• I limited my analysis to data from recent years. This addresses complaints about using data from earlier eras (e.g., “I don’t care what Ernest Byner did in 1988”).

I came to four primary conclusions after looking at the data.

1. Fumbles by leading RBs are mostly random events.

Anyone with statistical training would look at tables showing the small number of running back fumbles versus touches and would wonder if their fumbles are anything other than random events.

Gibson had only one fumble in 2020 on 206 touches, which everyone forgets. Were his 6 fumbles on 300 touches in 2021 a sign that he has developed the incurable disease, Fumbilitis Pigskintitis?

Table 1 shows the fumble history of the ten running backs who have the greatest number of yards from scrimmage during the past five years (per by career year (per Gurley began in 2015, and three others began in 2016, and we have at least 5 years for all of them. What do the data show?

Data Sources:,

  • All RBs fumble. The number fluctuates wildly from season to season. Only Joe Mixon had more than one career year in which he did not fumble at all, and he had one season with 3, one with 2, and one with 1. Our old friend the Ewok had the craziest pattern, with 5, 1, 6, 3, 6, and 1 in consecutive years. Dalvin Cook and Melvin Gordon had multiple years with 4 or more.
  • You might think that younger players fumble more, then learn to hang onto the ball. You would be wrong. The career high year for fumbles fell all over the place.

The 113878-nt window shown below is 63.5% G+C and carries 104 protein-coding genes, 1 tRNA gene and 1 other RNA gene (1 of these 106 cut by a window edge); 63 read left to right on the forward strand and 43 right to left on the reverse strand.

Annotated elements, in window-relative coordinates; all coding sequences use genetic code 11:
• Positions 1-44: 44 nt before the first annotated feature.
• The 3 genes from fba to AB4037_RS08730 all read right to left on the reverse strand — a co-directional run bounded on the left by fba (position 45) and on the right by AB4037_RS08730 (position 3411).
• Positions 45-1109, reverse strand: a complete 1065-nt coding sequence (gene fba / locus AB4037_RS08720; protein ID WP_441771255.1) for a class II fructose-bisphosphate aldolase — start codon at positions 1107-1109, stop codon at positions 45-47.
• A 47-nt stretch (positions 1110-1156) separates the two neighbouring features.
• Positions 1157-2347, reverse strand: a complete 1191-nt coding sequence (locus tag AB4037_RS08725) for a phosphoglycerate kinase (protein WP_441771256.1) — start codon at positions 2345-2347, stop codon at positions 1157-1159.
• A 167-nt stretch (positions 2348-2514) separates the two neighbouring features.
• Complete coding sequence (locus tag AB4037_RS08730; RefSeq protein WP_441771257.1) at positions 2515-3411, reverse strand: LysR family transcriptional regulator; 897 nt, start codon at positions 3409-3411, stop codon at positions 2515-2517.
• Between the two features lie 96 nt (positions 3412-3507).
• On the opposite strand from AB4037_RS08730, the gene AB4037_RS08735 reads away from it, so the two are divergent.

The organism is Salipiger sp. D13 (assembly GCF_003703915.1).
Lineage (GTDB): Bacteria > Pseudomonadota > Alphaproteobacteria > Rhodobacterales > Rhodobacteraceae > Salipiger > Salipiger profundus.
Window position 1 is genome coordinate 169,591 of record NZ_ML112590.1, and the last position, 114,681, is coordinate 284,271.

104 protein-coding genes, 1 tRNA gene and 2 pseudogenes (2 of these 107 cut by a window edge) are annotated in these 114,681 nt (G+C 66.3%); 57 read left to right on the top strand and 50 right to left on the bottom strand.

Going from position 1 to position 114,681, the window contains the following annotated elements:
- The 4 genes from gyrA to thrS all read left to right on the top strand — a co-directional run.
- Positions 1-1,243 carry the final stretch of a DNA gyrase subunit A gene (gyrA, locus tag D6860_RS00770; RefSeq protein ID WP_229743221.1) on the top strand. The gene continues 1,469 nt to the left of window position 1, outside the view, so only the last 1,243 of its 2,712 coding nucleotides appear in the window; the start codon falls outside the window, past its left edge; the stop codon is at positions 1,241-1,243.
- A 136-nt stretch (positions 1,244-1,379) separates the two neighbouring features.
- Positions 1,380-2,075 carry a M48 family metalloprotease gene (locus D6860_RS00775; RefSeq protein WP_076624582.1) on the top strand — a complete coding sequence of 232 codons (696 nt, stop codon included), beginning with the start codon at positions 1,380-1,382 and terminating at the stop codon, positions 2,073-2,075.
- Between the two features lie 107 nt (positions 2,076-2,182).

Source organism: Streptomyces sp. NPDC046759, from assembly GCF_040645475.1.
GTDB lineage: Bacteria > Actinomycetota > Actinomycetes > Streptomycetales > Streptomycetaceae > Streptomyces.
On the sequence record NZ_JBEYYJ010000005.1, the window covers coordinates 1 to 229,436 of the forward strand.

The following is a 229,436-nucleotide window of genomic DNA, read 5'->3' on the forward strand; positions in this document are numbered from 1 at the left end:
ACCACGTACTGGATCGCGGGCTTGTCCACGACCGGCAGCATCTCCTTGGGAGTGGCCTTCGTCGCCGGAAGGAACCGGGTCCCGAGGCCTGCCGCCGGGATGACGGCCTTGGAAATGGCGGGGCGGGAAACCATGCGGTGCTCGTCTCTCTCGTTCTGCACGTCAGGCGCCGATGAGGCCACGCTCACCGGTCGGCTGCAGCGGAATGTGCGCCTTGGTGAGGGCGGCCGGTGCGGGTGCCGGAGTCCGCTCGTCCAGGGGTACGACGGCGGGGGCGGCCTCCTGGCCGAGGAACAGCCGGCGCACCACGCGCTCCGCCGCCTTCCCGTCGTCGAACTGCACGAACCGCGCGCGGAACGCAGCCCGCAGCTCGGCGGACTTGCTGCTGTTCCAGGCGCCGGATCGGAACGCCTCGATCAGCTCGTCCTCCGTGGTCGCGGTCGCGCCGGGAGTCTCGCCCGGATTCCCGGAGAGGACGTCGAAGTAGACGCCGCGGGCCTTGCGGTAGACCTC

• Based on Gibson’s first two years, what can we safely predict about his fumbles in future years? Absolutely nothing. Right now, he is fumbling slightly more than the players in this list, but one year like his rookie year and he could be way up on the board. One year’s fumbles does not predict the next year’s.

2. Antonio Gibson led the NFL with 6 fumbles last year. That is a not a high number, even today.

There are two tables that support this conclusion. Table 2 looks at the fumble leaders for each year of the past five. What does it show?

Data Source:

  • Gibson’s league-leading 6 wasn’t exceptionally high in the current era. It would not have led the league in 2017, 2018, or 2019.
  • J.D. McKissic, who gets lots of love on this site, was on the leaderboard with 3 in 2020, a year in which Gibson had 1. So, is McKissic a bum too?